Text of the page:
Breaking a Hit Wonders Code

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In September 1992, the Blind Millions group released their debut album, titled. The record was largely ignored until the music video for the song “No Rain” appeared on MTV in the mirror of a girl dressed as a bee. The song peaked at number 1 on the Billboard Hot 100. This was the last time the band hit gold. Two decades later, Rolling Stone Named “No Rain” by one of the biggest surprises of all time.

Immediately after Blind Mellon topped the charts, another artist had a breakout moment. Shania Twain has released her second album The woman in meWhich included the number 1 hit “Every Man of Me”. Whatever the opposite of a hit surprise pole, this is exactly what Shania Twain was. She went on to become one of the most consistent hit makers of her era, and was the only female artist to certify Diamond with three direct albums, meaning that more than 10 million copies were sold.

For decades, psychologists have wondered about the components of creative fame through the study of music, because the medium actually offers millions of data points. Is it something that separates the surprise of a hit from the fate, or talent, of a fixed hit maker, or some complex combination of factors? I tried to summarize their work in my book, The makers beat. This month, Stanford psychologist Justin Berg published a new article on the subject, arguing that the secret to creative success lies only in the difference between “no rain” and Shania Twain.

Berg compiled a data set of over 3 million songs from 1959 to 2010 and released the biggest hits. He used an algorithm developed by the EchoNest company to measure the vocal characteristics of a song, including key, tempo, and dance abilities. This allowed him to measure how much the given hit was similar to the popular contemporary music scene (which he called “novelty”), and the musical diversity (“type”) of the artist’s work.

“Innovation is a double-edged sword,” Berg told me. “Being very different from the mainstream is really bad for your chances when you don’t know well the chances of getting hit in the beginning. But once you succeed, innovation suddenly becomes a huge asset that is likely to continue your success. The mass audience refers to what is known, but they become loyal to what is constantly different.

Blind Melon’s “No Rain” rating was very low on innovation in Berg’s research. The soft rock playing the guitar in 1992 was not entirely innovative. According to Berg, it was a kind of song that was most likely to surprise a hit: it became famous because of a weird music video, not because the song itself stood out for its uniqueness. After his beating, Bond tried to differentiate his voice from anything else that was going on in the music.

In contrast, Twain Breakout ranked higher on innovation in Berg’s research. He was a pioneer of a new pop-country crossover genre that was bold for the time being but would later inspire a generation of artists like Taylor Swift. “Twin is perfect for a model, because her pop and country combination was so original before she broke up,” Berg told me. After her second album, she said, her initiative, which was previously an artistic endeavor, helped keep the audience engaged. She could experience country pop without much competition from other artists in the kingdom, and this allowed her to dominate the charts for the next decade.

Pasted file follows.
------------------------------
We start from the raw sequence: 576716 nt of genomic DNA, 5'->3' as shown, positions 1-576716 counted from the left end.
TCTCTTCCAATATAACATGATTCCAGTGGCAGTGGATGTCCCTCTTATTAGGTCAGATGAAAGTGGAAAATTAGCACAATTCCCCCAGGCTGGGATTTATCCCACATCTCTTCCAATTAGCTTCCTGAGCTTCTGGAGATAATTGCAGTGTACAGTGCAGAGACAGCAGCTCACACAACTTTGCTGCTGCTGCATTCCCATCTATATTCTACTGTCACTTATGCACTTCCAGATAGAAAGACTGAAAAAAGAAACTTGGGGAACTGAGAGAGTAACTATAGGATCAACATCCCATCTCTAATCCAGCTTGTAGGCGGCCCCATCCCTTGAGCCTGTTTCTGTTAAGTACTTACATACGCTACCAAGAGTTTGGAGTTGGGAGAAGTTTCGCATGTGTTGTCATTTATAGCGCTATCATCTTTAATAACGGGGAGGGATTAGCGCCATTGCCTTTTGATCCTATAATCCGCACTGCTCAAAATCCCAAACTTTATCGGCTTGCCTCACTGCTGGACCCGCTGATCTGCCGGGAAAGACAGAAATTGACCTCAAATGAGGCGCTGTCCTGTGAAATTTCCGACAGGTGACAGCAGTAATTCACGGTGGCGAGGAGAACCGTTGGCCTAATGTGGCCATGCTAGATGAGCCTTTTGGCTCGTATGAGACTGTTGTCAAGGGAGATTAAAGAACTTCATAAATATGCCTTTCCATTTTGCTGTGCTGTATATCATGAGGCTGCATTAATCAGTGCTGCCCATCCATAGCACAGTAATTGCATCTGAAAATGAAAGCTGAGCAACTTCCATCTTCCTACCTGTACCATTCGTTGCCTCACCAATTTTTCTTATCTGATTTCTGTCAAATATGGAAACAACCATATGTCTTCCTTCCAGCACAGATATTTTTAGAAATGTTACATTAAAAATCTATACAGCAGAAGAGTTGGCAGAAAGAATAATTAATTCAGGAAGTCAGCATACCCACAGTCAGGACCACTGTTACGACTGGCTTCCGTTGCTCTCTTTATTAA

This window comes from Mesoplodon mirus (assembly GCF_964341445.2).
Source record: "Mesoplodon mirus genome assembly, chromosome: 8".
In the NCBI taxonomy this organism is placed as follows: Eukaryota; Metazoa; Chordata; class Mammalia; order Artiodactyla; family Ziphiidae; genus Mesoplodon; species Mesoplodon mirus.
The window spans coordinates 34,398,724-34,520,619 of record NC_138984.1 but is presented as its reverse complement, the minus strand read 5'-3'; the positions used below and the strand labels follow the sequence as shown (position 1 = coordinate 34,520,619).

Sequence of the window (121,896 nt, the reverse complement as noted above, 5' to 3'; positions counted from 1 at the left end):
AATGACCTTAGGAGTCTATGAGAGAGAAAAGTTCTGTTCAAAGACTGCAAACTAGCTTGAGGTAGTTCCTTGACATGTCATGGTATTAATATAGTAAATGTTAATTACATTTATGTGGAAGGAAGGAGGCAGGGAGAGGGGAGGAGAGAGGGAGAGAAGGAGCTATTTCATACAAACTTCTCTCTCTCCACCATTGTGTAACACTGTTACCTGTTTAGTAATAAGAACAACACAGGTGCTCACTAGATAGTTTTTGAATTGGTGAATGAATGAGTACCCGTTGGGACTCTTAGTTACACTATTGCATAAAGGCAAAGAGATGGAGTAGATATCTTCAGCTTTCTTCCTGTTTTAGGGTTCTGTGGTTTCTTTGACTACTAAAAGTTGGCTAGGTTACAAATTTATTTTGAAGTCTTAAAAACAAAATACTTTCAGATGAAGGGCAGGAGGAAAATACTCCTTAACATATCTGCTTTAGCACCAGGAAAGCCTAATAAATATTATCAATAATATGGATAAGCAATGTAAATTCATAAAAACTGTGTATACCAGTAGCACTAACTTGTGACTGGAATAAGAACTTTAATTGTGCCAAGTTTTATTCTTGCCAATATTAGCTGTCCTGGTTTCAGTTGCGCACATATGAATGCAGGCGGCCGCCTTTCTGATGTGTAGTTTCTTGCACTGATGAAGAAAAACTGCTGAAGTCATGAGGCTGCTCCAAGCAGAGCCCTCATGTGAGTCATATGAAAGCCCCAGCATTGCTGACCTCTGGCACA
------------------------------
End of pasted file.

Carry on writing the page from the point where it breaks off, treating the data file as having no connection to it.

Berg’s research also found that the genre of music (as opposed to innovation) was useful for artists before they broke down. But below the line, the type was not very useful, perhaps because the expectations of the visitors were set by the primary stores. “After the first attack, research showed that it was better for artists to focus on what I consider to be related or similar to music,” he said. No one wants Bruce Springston to make a rap album.

This second finding on the benefits of the first species is similar to the model of creativity known as exploration-exploitation. Northwestern University economist Dashun Wang has found that artists and scientists have hard clusters of “hot lines” or highly successful work. When he looked closely at something before these hot lines he found the same pattern. First, artists and scientists will “explore” or experiment with different ideas, styles, tasks, or themes before they really come into the zone. They will then “exploit”, or focus productively on a specific area.

Berg and Wang’s research suggests three rules of thumb that may be useful for creative work.

First, very new ideas are unlikely to find a large audience in the beginning. But if they break down, artists and entrepreneurs may find that individuality is an asset, just as the Twin Country-pop hybrid style turned into a bar profit after its first attack. Second, an early career description can pay off in the long run. It’s as real as the broader workforce as it is in music. A 2014 study of young workers found that people who change jobs more often at the beginning of their career have higher incomes in their first working year. Third, the difference between a hit surprise and a hit maker is not just new. It’s also the focus, or what Berg calls the “agreement.” Hot streaks require creative people to dig deeper when they find something that works for them.

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